So what's next? any ideas or suggestions as to who the next coach should be?

Posted by: Oby-1 | April 04, 2011 at 01:15 PM

I vote for Sebastian57 or VACane.

Speaking of which, where is VACane?


Potential coaches:



"So what's next? any ideas or suggestions as to who the next head coach should be?"
Posted by: Oby-1

Oby-1, name this tune:
"I feel for U,
I think I Love U":



Top 25 College Basketball Assistant Coaches:

1. Joe Dooley - Kansas
Since his arrival at KU, Dooley has helped guide the JayHawks to an NCAA national title, three NCAA Elite Eight appearances, four NCAA Sweet 16s, five Big 12 regular-season conference titles and three Big 12 tournament championships. During his tenure at Kansas, seven Jayhawks have been drafted in the NBA, including a record-tying five in the 2008 draft. Dooley also served as head coach at East Carolina from 1995-99.

2. Larry Shaytt - Florida
Shaytt, currently associate head coach, played an integral role in the Gator’s capturing of back-to-back NCAA national titles during the 2006 and 2007 seasons. Florida has also claimed an SEC regular season conference title and two SEC tournament championships during his time on staff. Shyatt spent 6 seasons as head coach at Wyoming and Clemson before arriving in Gainesville.

3(a). Bernie Fine - Syracuse
Entering his 33rd season at his Alma mater, Fine is considered one of the most loyal assistants in the game today. A prolific recruiter and developer of talent, dozens of Syracuse players, particularly big-men, coached by Fine have gone on to play in the NBA. Working hand in hand with Jim Boheim, Fine has helped guide the Orange to 26 NCAA tournaments, including three Final Fours and the 2003 NCAA national title.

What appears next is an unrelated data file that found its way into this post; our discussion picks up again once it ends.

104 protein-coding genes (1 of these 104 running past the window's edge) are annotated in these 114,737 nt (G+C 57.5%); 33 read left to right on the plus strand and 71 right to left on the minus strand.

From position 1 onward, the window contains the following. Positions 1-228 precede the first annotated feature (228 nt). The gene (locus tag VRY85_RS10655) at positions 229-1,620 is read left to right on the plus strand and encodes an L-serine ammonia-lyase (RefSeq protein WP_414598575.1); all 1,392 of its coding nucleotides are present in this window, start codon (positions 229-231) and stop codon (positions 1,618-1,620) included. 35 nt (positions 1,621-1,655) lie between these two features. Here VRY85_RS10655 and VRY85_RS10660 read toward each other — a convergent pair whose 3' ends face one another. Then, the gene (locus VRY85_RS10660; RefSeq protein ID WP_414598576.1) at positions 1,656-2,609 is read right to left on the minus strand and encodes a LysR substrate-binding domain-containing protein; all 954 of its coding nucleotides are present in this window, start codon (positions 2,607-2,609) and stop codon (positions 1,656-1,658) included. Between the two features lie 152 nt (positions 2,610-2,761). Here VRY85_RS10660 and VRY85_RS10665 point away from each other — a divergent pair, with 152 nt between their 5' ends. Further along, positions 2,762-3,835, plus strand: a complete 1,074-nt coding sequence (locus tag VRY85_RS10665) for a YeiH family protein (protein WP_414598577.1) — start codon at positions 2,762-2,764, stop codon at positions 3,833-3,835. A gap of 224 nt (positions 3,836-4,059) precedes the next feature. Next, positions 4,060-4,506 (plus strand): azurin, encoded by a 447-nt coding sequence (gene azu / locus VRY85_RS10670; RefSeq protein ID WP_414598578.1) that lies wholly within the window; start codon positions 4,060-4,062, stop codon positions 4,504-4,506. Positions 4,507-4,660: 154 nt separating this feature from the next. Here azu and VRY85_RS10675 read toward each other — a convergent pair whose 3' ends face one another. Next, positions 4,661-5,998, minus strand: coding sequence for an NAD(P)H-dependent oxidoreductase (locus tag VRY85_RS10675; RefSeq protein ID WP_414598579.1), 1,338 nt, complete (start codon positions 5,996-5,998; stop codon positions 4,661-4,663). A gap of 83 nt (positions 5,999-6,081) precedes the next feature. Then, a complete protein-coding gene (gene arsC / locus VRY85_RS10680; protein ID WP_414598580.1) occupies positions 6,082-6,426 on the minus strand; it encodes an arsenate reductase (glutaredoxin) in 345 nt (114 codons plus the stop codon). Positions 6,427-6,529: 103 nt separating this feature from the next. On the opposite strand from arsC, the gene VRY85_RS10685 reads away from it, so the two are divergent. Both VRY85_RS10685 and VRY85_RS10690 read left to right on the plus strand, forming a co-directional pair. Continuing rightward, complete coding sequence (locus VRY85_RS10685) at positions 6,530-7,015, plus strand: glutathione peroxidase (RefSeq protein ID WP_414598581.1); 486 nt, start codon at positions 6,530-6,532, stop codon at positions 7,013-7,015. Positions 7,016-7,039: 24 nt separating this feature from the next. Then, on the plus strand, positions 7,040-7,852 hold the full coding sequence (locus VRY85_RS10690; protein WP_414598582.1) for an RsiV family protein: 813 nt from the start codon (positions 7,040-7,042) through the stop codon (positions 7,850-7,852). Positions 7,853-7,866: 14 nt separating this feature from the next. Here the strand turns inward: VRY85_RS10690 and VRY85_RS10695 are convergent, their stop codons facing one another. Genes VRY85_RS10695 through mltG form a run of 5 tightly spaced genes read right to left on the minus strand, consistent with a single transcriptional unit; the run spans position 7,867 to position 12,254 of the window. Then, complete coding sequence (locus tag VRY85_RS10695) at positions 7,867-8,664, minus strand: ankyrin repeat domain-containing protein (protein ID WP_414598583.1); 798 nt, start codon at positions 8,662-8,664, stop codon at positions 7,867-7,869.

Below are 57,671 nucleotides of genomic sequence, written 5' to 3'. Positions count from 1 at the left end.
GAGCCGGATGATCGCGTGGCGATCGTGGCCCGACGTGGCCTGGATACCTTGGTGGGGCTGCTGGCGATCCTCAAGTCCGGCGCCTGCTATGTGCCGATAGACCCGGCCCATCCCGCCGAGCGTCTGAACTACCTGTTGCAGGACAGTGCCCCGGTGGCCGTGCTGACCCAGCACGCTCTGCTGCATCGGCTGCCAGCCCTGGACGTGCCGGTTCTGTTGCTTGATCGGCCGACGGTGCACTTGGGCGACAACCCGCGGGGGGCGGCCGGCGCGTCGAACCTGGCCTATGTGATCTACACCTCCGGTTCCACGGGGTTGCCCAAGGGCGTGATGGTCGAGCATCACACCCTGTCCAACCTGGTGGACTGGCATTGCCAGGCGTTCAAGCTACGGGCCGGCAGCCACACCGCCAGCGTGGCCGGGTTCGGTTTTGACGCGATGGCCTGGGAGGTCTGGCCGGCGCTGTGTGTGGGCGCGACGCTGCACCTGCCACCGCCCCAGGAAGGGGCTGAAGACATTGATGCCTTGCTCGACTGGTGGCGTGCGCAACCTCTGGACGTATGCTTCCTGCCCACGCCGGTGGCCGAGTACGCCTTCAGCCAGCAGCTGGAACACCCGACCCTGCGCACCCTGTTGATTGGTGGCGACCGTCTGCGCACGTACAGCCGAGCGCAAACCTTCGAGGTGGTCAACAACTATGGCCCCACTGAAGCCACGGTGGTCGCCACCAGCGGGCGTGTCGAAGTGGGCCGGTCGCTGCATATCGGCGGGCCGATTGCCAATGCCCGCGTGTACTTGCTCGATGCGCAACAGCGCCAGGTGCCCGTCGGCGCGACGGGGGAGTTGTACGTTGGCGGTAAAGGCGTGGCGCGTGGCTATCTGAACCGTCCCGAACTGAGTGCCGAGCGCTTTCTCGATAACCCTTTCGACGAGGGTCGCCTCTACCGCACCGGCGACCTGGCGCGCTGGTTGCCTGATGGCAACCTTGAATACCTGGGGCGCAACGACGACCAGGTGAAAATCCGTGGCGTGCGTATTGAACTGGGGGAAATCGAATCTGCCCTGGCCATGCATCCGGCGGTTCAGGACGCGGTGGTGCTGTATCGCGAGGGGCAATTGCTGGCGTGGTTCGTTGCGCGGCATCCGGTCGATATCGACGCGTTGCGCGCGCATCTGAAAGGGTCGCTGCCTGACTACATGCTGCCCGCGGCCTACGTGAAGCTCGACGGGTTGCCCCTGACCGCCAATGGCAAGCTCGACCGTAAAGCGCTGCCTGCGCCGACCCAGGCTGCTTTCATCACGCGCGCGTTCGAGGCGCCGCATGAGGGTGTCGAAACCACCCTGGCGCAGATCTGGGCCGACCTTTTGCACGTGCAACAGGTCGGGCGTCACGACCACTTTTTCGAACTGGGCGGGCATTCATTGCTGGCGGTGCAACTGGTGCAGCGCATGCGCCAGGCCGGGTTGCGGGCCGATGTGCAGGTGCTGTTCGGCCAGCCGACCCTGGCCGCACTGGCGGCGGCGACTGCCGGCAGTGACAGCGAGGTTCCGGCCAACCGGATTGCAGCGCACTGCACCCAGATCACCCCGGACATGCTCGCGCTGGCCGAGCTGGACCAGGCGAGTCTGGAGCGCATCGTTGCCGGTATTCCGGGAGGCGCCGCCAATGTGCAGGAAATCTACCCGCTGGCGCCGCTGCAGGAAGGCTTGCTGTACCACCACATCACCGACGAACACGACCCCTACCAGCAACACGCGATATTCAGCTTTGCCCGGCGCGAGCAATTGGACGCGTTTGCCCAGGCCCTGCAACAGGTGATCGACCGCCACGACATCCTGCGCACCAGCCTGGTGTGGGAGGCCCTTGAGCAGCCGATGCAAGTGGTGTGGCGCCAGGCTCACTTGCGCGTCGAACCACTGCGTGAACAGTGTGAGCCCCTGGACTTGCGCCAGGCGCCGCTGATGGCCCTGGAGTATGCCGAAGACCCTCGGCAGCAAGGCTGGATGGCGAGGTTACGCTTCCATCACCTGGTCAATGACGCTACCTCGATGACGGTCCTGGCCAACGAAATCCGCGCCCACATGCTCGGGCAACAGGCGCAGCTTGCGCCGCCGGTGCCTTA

3(b). Mike Hopkins – Syracuse
With 16th seasons on staff at Syracuse, the former Orangeman has seen the team participate in 16 straight postseason tournaments, including 12 NCAA bids and 4 NIT. Hopkins is credited for the development of Orange guards: Jonny Flynn, Allen Griffin, Gerry McNamara, Demetris Nichols and Josh Pace.

4. Steve Robinson - North Carolina
Robinson works directly with the Tar Heel perimeter players, helping mentor Cousy Award-winning point guards Raymond Felton and Ty Lawson. During his tenure, he has seen the Tarheels win two NCAA National Championship titles and six combined ACC regular season and tournament championships. Prior to arriving at UNC, Robinson was head coach at the University of Tulsa and at Florida State University where he led both teams to the NCAA Tournament.

5(a). Mark Montgomery- Michigan State
In his ten seasons with the Spartans, the program has appeared in nine NCAA Tournaments, including a trip to the Final Four in 2005, 2009 and 2010 and the Elite Eight in 2003. Before returning to Michigan he was influential in turning around the program at Central Michigan where they became the first team in MAC history to go from last place to first place in just one season.

5(b). Dwayne Stephens - Michigan State